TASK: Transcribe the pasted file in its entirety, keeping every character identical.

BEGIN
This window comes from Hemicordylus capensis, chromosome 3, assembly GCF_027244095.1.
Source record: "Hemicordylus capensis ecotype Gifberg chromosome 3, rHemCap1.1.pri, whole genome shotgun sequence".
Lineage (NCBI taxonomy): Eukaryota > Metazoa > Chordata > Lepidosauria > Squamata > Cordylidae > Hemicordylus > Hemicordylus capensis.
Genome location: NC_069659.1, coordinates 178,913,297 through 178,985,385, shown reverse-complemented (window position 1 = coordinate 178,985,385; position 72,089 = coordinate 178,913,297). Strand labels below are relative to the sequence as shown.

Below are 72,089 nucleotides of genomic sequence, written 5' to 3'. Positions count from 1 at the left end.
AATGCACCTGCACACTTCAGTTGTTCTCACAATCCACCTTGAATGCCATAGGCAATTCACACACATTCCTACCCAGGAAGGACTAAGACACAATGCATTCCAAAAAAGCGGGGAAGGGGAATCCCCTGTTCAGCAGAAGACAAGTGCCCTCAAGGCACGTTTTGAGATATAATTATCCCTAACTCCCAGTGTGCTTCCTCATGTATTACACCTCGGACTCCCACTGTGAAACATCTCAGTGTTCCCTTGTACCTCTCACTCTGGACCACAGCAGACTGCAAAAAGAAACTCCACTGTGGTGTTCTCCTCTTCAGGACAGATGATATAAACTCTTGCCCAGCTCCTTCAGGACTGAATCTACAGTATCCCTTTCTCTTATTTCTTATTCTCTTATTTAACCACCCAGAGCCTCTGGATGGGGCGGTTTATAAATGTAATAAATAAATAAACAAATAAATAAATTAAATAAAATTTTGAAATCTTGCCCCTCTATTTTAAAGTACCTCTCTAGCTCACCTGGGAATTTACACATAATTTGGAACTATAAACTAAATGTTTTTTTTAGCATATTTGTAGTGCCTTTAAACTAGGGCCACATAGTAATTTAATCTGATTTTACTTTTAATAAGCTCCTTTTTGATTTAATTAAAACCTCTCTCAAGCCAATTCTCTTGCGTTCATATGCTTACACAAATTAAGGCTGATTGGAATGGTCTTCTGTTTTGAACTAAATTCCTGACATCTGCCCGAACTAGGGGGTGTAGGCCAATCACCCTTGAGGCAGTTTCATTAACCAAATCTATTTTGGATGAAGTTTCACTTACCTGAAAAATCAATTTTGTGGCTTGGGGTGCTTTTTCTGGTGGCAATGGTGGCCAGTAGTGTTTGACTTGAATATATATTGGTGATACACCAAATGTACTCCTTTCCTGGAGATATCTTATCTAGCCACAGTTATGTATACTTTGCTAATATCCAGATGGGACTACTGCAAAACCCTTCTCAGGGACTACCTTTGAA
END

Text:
This window comes from Hemicordylus capensis, chromosome 3, assembly GCF_027244095.1.
Source record: "Hemicordylus capensis ecotype Gifberg chromosome 3, rHemCap1.1.pri, whole genome shotgun sequence".
Lineage (NCBI taxonomy): Eukaryota > Metazoa > Chordata > Lepidosauria > Squamata > Cordylidae > Hemicordylus > Hemicordylus capensis.
Genome location: NC_069659.1, coordinates 178,913,297 through 178,985,385, shown reverse-complemented (window position 1 = coordinate 178,985,385; position 72,089 = coordinate 178,913,297). Strand labels below are relative to the sequence as shown.

Below are 72,089 nucleotides of genomic sequence, written 5' to 3'. Positions count from 1 at the left end.
AATGCACCTGCACACTTCAGTTGTTCTCACAATCCACCTTGAATGCCATAGGCAATTCACACACATTCCTACCCAGGAAGGACTAAGACACAATGCATTCCAAAAAAGCGGGGAAGGGGAATCCCCTGTTCAGCAGAAGACAAGTGCCCTCAAGGCACGTTTTGAGATATAATTATCCCTAACTCCCAGTGTGCTTCCTCATGTATTACACCTCGGACTCCCACTGTGAAACATCTCAGTGTTCCCTTGTACCTCTCACTCTGGACCACAGCAGACTGCAAAAAGAAACTCCACTGTGGTGTTCTCCTCTTCAGGACAGATGATATAAACTCTTGCCCAGCTCCTTCAGGACTGAATCTACAGTATCCCTTTCTCTTATTTCTTATTCTCTTATTTAACCACCCAGAGCCTCTGGATGGGGCGGTTTATAAATGTAATAAATAAATAAACAAATAAATAAATTAAATAAAATTTTGAAATCTTGCCCCTCTATTTTAAAGTACCTCTCTAGCTCACCTGGGAATTTACACATAATTTGGAACTATAAACTAAATGTTTTTTTTAGCATATTTGTAGTGCCTTTAAACTAGGGCCACATAGTAATTTAATCTGATTTTACTTTTAATAAGCTCCTTTTTGATTTAATTAAAACCTCTCTCAAGCCAATTCTCTTGCGTTCATATGCTTACACAAATTAAGGCTGATTGGAATGGTCTTCTGTTTTGAACTAAATTCCTGACATCTGCCCGAACTAGGGGGTGTAGGCCAATCACCCTTGAGGCAGTTTCATTAACCAAATCTATTTTGGATGAAGTTTCACTTACCTGAAAAATCAATTTTGTGGCTTGGGGTGCTTTTTCTGGTGGCAATGGTGGCCAGTAGTGTTTGACTTGAATATATATTGGTGATACACCAAATGTACTCCTTTCCTGGAGATATCTTATCTAGCCACAGTTATGTATACTTTGCTAATATCCAGATGGGACTACTGCAAAACCCTTCTCAGGGACTACCTTTGAA